Apache, he said, a lot of history and a deep understanding of the rocks, so no one was surprised by the GORs. “You have to examine those very carefully. But every rock, every area, the rocks are different depending on the play, and that's why it takes time to collect the data properly, do the core work, do the fluid work, do the pressure work and create your material balance just like you would in conventional rock.”
Owning Data, Not Just Gathering It
Apache also is building out water treatment and recycling facilities across the Permian to help reduce water costs and expand infrastructure capabilities. In addition, the producer is developing “new work flows and technologies that allow for rapid characterization of thousands of feet of core and quickly getting this into the hands of geologists and engineers for faster characterization of shale plays and landing zones,” Sullivan said.
“Overall, we are building a far more robust understanding of our conventional and unconventional plays and their performance than was previously possible. Instead of just gathering data, we are owning, maintaining, validating and optimizing the use of the data to add value to our assets.”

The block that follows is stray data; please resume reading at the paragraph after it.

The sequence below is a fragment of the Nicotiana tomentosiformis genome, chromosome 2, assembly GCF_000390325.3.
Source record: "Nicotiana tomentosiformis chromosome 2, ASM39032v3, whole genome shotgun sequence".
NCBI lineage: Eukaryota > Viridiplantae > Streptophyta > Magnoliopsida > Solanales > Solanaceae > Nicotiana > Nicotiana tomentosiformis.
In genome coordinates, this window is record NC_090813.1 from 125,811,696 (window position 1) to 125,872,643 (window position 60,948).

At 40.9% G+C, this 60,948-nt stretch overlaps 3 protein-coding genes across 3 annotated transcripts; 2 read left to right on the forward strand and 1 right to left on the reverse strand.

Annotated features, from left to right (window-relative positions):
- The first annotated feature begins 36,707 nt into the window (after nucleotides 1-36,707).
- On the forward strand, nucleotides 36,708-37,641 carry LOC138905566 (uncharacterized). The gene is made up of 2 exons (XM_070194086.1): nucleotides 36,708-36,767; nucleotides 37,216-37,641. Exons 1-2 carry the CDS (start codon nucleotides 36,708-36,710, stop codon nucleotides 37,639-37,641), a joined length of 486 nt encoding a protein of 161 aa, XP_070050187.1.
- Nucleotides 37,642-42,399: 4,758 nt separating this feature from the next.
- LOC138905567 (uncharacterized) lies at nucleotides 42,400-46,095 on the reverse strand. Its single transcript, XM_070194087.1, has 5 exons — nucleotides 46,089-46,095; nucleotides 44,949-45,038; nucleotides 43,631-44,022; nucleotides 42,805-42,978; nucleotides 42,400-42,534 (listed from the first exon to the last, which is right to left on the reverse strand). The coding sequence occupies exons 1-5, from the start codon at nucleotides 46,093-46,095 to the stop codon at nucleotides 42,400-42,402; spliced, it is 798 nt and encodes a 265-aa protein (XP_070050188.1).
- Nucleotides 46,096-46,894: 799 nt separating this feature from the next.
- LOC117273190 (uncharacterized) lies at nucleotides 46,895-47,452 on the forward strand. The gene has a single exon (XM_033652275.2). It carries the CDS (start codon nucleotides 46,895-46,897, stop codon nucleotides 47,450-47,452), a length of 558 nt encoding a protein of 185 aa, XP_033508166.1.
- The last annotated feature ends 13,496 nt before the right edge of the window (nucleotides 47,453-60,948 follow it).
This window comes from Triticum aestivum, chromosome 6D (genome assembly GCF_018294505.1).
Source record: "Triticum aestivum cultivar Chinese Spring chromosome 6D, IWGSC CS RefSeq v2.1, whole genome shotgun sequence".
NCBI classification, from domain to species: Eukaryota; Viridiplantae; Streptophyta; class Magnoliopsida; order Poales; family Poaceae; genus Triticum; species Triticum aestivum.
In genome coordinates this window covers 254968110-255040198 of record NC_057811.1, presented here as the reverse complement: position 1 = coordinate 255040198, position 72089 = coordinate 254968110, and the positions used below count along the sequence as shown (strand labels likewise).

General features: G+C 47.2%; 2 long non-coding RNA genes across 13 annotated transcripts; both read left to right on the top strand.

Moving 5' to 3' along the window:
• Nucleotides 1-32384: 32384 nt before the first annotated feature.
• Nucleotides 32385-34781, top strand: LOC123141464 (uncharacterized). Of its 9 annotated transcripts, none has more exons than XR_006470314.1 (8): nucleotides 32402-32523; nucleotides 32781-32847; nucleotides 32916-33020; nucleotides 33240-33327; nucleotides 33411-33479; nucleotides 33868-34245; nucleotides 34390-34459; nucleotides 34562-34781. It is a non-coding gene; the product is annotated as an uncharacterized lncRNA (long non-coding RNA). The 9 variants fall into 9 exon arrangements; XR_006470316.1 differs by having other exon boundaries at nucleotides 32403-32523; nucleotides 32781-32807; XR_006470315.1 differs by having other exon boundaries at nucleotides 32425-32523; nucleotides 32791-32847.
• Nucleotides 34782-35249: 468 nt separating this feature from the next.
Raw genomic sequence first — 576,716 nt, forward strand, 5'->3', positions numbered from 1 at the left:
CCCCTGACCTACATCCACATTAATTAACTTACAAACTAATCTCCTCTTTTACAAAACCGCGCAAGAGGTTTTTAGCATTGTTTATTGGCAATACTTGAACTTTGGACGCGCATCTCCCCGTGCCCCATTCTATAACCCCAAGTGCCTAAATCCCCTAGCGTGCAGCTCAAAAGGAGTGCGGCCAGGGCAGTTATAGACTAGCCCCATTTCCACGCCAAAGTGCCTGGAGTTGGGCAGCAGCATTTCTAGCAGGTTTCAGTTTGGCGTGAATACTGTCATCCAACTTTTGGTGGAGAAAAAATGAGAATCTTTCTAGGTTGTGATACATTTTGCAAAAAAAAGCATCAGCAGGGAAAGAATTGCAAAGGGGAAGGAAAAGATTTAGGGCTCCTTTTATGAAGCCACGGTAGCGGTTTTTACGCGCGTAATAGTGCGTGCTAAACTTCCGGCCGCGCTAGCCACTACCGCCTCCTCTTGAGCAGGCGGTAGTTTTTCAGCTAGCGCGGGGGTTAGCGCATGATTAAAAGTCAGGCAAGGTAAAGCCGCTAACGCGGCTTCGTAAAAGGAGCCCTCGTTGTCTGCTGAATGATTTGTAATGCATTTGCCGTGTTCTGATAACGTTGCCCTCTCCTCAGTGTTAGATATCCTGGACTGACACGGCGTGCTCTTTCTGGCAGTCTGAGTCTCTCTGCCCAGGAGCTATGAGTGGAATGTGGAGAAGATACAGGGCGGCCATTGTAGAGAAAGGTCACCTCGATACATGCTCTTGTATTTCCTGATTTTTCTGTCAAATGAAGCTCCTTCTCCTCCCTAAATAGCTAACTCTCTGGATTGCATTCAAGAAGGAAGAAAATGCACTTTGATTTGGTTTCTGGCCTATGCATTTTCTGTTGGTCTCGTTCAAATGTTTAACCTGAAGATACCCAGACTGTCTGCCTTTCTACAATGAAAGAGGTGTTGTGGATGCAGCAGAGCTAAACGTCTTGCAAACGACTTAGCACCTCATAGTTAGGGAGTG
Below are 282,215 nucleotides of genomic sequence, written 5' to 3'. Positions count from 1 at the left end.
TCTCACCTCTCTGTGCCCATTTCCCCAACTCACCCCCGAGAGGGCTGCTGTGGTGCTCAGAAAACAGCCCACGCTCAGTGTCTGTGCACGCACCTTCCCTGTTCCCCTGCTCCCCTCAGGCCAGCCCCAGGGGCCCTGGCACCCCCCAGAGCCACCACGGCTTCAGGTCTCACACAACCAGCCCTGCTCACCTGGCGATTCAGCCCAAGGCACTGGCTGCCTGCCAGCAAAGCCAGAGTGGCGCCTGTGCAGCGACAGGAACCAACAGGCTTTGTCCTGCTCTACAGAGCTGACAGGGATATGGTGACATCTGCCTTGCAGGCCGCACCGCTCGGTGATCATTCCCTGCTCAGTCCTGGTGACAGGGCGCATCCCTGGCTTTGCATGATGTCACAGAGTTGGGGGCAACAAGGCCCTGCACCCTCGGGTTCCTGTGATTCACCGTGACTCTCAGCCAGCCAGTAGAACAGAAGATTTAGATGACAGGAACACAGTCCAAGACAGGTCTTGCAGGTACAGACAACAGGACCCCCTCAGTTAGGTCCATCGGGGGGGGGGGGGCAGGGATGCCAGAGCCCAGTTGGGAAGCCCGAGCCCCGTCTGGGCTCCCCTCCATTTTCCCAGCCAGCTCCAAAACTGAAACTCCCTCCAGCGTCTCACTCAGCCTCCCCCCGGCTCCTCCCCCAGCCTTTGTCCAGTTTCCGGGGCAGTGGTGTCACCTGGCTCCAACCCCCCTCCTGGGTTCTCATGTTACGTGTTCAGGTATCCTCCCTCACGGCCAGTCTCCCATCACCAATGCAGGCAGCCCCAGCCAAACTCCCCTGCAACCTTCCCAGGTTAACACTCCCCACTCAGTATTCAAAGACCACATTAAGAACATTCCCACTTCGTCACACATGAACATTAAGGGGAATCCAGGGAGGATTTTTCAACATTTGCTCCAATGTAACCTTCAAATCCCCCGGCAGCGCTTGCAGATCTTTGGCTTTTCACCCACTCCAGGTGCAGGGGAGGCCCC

Apache reported second quarter earnings of $572 million ($1.50/share), reversing a year-ago loss of $244 million (minus 65 cents). Net operating cash was $751 million.
The company expects to complete its exit from Canada in August. In addition to the total $713 million sales price, the Canadian exit is expected to cut $800 million in asset retirement obligations from the balance sheet.
Capital expenditures (capex) totaled $738 million in the quarter, with two-thirds focused on Permian investments. Apache ended the quarter with $1.7 billion in cash from $1.5 billion at the end of March. Net debt was $6.8 billion, a decrease of $144 million sequentially.